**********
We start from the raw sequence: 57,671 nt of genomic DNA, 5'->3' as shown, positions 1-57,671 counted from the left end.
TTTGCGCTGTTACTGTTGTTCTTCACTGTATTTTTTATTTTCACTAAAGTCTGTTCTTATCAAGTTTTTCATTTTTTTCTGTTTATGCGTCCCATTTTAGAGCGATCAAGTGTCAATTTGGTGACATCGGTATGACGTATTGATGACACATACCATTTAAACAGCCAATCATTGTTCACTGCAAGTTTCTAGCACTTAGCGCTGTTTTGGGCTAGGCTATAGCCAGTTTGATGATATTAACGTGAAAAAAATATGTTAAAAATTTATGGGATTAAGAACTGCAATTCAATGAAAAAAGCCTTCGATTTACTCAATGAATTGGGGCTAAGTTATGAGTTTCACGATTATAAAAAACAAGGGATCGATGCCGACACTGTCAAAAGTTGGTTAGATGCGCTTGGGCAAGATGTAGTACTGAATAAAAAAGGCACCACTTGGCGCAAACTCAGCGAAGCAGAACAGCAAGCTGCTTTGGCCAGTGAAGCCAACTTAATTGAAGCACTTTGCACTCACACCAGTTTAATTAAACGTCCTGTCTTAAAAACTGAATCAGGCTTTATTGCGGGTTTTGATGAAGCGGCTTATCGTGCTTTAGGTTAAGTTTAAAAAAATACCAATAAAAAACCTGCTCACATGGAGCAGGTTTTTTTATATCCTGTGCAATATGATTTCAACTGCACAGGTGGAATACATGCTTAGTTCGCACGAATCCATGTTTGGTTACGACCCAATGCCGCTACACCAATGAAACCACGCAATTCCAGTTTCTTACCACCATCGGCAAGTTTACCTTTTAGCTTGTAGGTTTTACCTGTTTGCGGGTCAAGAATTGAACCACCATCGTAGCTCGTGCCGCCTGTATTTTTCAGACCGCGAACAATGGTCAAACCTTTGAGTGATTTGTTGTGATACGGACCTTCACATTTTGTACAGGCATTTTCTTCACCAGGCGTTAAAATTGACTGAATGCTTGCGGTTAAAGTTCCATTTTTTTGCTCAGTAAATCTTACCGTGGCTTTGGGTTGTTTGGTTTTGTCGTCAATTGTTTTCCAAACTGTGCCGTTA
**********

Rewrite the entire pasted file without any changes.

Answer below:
We start from the raw sequence: 57,671 nt of genomic DNA, 5'->3' as shown, positions 1-57,671 counted from the left end.
TTTGCGCTGTTACTGTTGTTCTTCACTGTATTTTTTATTTTCACTAAAGTCTGTTCTTATCAAGTTTTTCATTTTTTTCTGTTTATGCGTCCCATTTTAGAGCGATCAAGTGTCAATTTGGTGACATCGGTATGACGTATTGATGACACATACCATTTAAACAGCCAATCATTGTTCACTGCAAGTTTCTAGCACTTAGCGCTGTTTTGGGCTAGGCTATAGCCAGTTTGATGATATTAACGTGAAAAAAATATGTTAAAAATTTATGGGATTAAGAACTGCAATTCAATGAAAAAAGCCTTCGATTTACTCAATGAATTGGGGCTAAGTTATGAGTTTCACGATTATAAAAAACAAGGGATCGATGCCGACACTGTCAAAAGTTGGTTAGATGCGCTTGGGCAAGATGTAGTACTGAATAAAAAAGGCACCACTTGGCGCAAACTCAGCGAAGCAGAACAGCAAGCTGCTTTGGCCAGTGAAGCCAACTTAATTGAAGCACTTTGCACTCACACCAGTTTAATTAAACGTCCTGTCTTAAAAACTGAATCAGGCTTTATTGCGGGTTTTGATGAAGCGGCTTATCGTGCTTTAGGTTAAGTTTAAAAAAATACCAATAAAAAACCTGCTCACATGGAGCAGGTTTTTTTATATCCTGTGCAATATGATTTCAACTGCACAGGTGGAATACATGCTTAGTTCGCACGAATCCATGTTTGGTTACGACCCAATGCCGCTACACCAATGAAACCACGCAATTCCAGTTTCTTACCACCATCGGCAAGTTTACCTTTTAGCTTGTAGGTTTTACCTGTTTGCGGGTCAAGAATTGAACCACCATCGTAGCTCGTGCCGCCTGTATTTTTCAGACCGCGAACAATGGTCAAACCTTTGAGTGATTTGTTGTGATACGGACCTTCACATTTTGTACAGGCATTTTCTTCACCAGGCGTTAAAATTGACTGAATGCTTGCGGTTAAAGTTCCATTTTTTTGCTCAGTAAATCTTACCGTGGCTTTGGGTTGTTTGGTTTTGTCGTCAATTGTTTTCCAAACTGTGCCGTTA